Overcharging Customers Costs Target $4M

Target will pay almost $4 million to settle accusations that it charged California consumers higher prices than the retailer advertised because of faulty checkout scanners, the San Francisco Chronicle reported.

The $3.9 million fine follows a similar $2.25 million settlement with supermarket chain Safeway last year.

District attorneys from five California counties, along with San Diego’s city attorney, sued Target for charging higher prices than advertised, misrepresenting the weights of products and failing to ensure that price scanners at checkout stands were accurate. The suit also said Target had violated a previous injunction from 2008 that required the chain to make sure its checkout price scanners were accurate.

Under the settlement deal, Target didn’t admit liability, but agreed to be bound by a permanent injunction barring it from making false or misleading statements, charging more than the lowest posted price, and selling items in lower quantity than represented. The chain also agreed to audit price accuracy at its California stores more frequently, train employees to make sure prices are accurate, and hire an outside auditor to make sure weights are accurate in Target-branded products.

A Target spokesman said some of the problems stemmed from promotional signs not being removed immediately after a promotion ended. The company has taken steps to resolve the issues, he said.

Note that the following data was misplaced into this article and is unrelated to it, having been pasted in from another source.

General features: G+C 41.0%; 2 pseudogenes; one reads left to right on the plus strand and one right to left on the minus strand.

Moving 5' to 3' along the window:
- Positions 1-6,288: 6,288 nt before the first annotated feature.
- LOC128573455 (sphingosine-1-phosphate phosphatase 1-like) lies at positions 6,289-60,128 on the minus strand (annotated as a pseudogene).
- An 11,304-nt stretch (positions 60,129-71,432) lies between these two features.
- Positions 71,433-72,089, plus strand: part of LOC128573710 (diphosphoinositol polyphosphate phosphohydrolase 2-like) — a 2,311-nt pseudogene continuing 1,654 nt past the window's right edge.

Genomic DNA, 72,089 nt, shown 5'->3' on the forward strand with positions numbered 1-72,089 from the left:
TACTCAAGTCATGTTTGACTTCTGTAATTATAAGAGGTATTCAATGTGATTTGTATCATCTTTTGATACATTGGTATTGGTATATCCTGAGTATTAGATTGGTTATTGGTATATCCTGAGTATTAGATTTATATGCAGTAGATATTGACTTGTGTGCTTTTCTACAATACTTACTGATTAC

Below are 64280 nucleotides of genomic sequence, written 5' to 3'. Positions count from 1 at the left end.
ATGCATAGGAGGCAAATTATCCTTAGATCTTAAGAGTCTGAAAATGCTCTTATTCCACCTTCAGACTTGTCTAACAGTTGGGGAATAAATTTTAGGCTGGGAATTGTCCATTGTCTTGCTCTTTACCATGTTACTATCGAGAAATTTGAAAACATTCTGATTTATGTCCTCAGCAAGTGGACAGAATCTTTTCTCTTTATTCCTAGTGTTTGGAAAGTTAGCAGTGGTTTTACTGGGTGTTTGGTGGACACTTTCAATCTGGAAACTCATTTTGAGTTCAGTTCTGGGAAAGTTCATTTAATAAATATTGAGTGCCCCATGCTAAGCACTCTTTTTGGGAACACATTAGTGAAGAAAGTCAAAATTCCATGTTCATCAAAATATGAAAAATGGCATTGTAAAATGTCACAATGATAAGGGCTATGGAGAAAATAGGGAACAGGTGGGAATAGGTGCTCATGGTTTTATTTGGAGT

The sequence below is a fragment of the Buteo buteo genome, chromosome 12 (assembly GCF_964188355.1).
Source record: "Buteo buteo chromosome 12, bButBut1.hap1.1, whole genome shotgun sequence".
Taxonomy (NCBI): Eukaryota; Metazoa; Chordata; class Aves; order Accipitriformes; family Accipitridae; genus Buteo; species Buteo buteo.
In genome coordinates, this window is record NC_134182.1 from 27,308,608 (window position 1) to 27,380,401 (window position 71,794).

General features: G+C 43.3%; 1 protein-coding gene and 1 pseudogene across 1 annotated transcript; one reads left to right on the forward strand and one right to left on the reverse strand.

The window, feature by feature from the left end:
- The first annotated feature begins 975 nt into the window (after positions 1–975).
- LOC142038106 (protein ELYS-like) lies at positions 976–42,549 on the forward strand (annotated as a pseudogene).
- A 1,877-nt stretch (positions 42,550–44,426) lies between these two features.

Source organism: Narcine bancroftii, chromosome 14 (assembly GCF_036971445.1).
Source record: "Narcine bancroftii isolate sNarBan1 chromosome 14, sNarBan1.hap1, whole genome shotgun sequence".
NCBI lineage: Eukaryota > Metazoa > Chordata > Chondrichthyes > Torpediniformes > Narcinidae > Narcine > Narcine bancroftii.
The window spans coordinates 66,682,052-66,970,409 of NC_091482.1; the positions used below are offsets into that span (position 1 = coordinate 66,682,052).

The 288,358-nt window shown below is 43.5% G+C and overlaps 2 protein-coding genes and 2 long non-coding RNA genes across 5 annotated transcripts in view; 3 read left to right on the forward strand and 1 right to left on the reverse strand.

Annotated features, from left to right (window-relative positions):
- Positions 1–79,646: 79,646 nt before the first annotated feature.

The lawsuit was brought by district attorneys from Marin, Contra Costa, Fresno, Santa Cruz and Sonoma counties and the San Diego city attorney’s office. Some of those DAs, whose consumer protection units uncovered the pricing problems, were also behind a similar lawsuit against Safeway that resulted in a $2.25 million settlement in March 2014. Safeway also lost a consumer lawsuit in December 2014 that claimed it overcharged home-delivery customers.

For Target, a bigger concern is the continuing legal fallout from the late-2013 data breach that exposed credit and debit card information for as many as 70 million accounts. That cost the retailer its CEO, and spawned lawsuits by both affected consumers and card-issuing financial institutions.